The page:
Wrap Copper Wire into Nail

Cut a copper wire for about 1 -2 foot long. If the wire has insulation, use wire strippers to remove it to expose the copper conductor.

Copper Wire Wrapped Nail

Leave about 3 to 4 inches of wire and then start wrapping the wire around the nail. The copper wire should be wrapped as a coil until the end of the nail. Make sure to leave out another 3 to 4 inches of wire at the end.

Connect Wires To The Battery

Attach the exposed ends to C or D type battery ends (one on each side). You can use electrical tape to secure the wires to the battery.

Electromagnet Experiment

To test our electromagnet works, bring up the wire wrapper nail close to small metal articles such as paper clips. You should see that the paper clips are attracted to the nail.

Science Behind ElectroMagnets

Have your kids test the electromagnets with various objects (papers, plastic products, popcorn, coins, etc.) – you can also ask them to record their observation in the below worksheets.

How To Make An ElectroMagnet

Worksheet for testing and recording magnetic properties with different materials

Electromagnet worksheet
Electromagnet – observation & recording

Download

Another Electromagnet worksheet to capture student’s understanding on concepts.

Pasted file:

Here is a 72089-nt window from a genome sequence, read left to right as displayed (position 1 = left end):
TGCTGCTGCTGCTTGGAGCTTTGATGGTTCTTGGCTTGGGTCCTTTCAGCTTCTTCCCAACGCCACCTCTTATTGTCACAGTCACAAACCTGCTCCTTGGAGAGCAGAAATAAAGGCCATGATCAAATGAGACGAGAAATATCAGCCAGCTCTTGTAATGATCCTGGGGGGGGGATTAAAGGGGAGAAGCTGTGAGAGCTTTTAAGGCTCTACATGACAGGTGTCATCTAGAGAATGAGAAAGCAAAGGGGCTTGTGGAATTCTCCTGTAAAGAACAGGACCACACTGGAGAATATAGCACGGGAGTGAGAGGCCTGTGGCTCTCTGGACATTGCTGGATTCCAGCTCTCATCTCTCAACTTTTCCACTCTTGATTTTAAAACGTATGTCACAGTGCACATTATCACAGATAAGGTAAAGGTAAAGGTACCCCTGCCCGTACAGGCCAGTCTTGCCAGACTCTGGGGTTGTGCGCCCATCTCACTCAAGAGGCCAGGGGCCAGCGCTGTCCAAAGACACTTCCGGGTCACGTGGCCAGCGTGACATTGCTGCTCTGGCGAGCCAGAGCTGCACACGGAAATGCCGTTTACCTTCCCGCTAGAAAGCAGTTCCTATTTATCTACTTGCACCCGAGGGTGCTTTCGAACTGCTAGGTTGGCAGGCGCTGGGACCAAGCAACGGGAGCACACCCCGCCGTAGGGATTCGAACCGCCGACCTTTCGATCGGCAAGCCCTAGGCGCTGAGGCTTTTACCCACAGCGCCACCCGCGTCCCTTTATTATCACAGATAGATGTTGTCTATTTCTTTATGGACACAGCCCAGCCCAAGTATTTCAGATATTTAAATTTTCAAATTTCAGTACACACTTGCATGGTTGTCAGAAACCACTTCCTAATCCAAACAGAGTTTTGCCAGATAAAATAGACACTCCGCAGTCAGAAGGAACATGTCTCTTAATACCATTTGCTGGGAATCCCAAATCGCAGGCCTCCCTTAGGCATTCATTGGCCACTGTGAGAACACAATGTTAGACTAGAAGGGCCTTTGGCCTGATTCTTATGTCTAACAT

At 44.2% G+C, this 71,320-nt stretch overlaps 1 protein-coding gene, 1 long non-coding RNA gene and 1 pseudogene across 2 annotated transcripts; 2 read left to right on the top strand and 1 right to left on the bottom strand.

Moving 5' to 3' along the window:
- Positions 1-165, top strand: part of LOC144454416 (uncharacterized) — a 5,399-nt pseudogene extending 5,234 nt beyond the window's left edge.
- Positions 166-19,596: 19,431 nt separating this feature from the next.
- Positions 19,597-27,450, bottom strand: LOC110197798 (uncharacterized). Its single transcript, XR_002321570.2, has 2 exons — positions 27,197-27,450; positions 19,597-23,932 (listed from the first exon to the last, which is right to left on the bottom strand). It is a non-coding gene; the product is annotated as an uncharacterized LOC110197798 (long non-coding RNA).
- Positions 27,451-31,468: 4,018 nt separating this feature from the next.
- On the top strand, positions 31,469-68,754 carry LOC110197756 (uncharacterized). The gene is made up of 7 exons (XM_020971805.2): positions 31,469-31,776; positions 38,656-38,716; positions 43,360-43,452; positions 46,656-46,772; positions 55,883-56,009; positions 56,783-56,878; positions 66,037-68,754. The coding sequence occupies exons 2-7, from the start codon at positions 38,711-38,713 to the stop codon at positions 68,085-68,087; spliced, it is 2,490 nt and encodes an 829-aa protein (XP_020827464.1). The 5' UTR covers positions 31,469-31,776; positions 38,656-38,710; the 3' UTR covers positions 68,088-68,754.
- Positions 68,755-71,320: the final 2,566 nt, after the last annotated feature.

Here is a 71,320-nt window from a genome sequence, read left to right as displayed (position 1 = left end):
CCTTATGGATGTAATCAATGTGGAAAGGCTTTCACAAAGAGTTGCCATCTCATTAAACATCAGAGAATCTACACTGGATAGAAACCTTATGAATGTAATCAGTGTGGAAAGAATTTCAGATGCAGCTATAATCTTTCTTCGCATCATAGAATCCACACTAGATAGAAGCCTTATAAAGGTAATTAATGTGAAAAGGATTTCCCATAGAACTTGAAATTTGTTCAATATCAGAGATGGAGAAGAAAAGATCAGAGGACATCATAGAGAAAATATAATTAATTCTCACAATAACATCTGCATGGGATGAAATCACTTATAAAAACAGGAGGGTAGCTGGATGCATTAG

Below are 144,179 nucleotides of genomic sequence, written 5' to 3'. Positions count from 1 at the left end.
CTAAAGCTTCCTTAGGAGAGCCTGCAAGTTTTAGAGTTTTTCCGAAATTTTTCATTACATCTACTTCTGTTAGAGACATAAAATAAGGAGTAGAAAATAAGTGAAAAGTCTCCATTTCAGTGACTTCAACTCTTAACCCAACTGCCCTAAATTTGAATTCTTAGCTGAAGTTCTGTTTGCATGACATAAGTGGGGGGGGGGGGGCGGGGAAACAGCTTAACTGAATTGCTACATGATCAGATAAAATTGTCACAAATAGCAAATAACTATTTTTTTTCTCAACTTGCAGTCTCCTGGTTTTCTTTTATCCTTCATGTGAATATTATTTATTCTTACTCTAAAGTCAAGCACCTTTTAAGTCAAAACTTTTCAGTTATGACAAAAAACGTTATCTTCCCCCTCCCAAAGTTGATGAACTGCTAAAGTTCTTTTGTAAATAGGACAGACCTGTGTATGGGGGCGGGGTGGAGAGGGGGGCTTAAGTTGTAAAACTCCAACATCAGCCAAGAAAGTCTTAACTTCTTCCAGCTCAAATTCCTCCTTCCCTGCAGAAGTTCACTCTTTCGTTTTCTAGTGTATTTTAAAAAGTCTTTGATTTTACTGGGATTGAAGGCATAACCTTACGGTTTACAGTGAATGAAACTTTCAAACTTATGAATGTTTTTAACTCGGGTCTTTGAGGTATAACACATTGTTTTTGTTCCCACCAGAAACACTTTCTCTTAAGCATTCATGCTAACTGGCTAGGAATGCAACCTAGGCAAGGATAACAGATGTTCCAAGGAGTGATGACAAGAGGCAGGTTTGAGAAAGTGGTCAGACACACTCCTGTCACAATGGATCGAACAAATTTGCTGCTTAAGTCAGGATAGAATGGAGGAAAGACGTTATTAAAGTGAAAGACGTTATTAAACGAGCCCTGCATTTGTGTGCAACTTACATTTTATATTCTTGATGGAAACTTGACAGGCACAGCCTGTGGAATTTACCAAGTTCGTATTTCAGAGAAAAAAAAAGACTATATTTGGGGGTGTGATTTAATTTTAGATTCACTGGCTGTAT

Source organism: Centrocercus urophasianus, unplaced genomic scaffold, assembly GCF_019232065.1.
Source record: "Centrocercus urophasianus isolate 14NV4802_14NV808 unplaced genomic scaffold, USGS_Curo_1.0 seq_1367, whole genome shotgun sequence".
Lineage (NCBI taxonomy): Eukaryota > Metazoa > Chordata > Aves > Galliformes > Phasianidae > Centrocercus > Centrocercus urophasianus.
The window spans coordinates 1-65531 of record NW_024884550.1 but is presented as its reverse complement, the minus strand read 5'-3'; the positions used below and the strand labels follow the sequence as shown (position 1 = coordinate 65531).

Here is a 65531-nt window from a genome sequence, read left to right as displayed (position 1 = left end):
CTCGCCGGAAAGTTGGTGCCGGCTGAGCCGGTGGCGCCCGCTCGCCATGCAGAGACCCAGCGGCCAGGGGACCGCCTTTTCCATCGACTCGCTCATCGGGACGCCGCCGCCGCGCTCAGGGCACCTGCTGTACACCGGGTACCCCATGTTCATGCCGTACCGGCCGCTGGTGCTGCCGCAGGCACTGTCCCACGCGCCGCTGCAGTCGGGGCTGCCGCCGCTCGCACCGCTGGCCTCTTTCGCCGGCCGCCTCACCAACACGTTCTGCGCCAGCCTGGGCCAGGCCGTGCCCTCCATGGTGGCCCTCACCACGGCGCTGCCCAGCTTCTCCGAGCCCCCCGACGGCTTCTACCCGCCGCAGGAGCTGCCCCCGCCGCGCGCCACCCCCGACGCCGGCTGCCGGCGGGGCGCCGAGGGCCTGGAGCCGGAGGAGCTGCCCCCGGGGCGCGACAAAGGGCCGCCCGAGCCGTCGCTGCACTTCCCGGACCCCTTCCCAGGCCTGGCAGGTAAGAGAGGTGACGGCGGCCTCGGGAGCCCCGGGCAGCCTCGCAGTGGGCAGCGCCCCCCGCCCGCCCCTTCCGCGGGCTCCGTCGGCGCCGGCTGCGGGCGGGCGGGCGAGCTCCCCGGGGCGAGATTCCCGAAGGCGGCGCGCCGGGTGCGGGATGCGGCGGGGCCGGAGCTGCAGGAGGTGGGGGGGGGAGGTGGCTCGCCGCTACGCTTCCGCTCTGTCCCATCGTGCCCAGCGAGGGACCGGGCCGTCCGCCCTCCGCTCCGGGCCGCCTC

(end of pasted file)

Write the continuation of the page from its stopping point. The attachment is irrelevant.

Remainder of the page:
Electromagnet nail coil worksheet

Download

Explore Other Interesting Magnet Science Activities:

Christmas Tree Magnet Maze

Design Your Own Magnet Maze

Magnetic Marble Run

Science Behind Electromagnets

When electricity passes through the coil wrapped around the nail, the moving charges produce a magnetic field.

If the current flows through a straight wire, it produces a circular magnetic field around the wire. But when we wrap the wire as a coil (called Solenoid) – each wire produces a magnetic field – but these magnetic fields merged to produce a stronger magnetic field.

Solenoid electricity on coil

However, the coil by itself is very weak to pick up any materials using its magnetic field. So we need to add a ferromagnetic core (in our case – the nail). Ferromagnetic materials typically have tiny individual magnetic domains spread across all over the material. In a typical scenario – these small magnetic domains aligned randomly, so they cancel each other out.